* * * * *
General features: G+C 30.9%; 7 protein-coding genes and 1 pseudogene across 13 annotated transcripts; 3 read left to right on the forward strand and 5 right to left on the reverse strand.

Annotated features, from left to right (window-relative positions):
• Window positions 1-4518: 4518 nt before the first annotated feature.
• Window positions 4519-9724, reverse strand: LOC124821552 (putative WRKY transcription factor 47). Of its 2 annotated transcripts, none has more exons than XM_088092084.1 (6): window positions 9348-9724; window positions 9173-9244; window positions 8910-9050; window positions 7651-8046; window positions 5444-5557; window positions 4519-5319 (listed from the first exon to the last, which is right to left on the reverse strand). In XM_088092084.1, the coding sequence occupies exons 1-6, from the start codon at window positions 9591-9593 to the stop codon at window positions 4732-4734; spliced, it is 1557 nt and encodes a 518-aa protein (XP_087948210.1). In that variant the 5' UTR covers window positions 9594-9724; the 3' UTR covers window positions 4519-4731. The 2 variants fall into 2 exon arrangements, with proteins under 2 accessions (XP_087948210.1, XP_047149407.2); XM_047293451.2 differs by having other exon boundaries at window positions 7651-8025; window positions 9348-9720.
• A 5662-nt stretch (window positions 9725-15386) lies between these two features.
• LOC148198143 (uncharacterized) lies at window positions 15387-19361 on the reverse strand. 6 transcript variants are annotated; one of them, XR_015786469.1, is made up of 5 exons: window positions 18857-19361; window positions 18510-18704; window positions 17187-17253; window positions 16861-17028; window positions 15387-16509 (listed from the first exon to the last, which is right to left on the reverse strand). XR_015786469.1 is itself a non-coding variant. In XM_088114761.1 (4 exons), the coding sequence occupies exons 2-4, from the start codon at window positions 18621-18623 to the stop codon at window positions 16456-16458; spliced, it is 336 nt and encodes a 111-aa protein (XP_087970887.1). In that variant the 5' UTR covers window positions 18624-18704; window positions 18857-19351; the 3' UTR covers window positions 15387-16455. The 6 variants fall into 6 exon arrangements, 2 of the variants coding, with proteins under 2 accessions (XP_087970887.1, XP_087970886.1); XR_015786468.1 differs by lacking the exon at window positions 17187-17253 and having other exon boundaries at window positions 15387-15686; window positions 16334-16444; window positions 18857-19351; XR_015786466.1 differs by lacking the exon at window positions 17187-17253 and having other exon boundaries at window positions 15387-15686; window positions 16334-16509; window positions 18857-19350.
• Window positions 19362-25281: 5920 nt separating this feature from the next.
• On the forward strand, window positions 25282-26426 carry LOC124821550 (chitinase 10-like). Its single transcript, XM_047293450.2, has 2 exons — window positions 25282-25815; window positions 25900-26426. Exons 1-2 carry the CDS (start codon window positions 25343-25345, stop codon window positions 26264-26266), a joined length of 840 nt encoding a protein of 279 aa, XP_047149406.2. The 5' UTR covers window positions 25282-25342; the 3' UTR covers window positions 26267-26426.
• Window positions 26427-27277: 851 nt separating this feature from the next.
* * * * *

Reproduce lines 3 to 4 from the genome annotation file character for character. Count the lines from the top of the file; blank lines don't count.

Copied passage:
• Window positions 1-4518: 4518 nt before the first annotated feature.
• Window positions 4519-9724, reverse strand: LOC124821552 (putative WRKY transcription factor 47). Of its 2 annotated transcripts, none has more exons than XM_088092084.1 (6): window positions 9348-9724; window positions 9173-9244; window positions 8910-9050; window positions 7651-8046; window positions 5444-5557; window positions 4519-5319 (listed from the first exon to the last, which is right to left on the reverse strand). In XM_088092084.1, the coding sequence occupies exons 1-6, from the start codon at window positions 9591-9593 to the stop codon at window positions 4732-4734; spliced, it is 1557 nt and encodes a 518-aa protein (XP_087948210.1). In that variant the 5' UTR covers window positions 9594-9724; the 3' UTR covers window positions 4519-4731. The 2 variants fall into 2 exon arrangements, with proteins under 2 accessions (XP_087948210.1, XP_047149407.2); XM_047293451.2 differs by having other exon boundaries at window positions 7651-8025; window positions 9348-9720.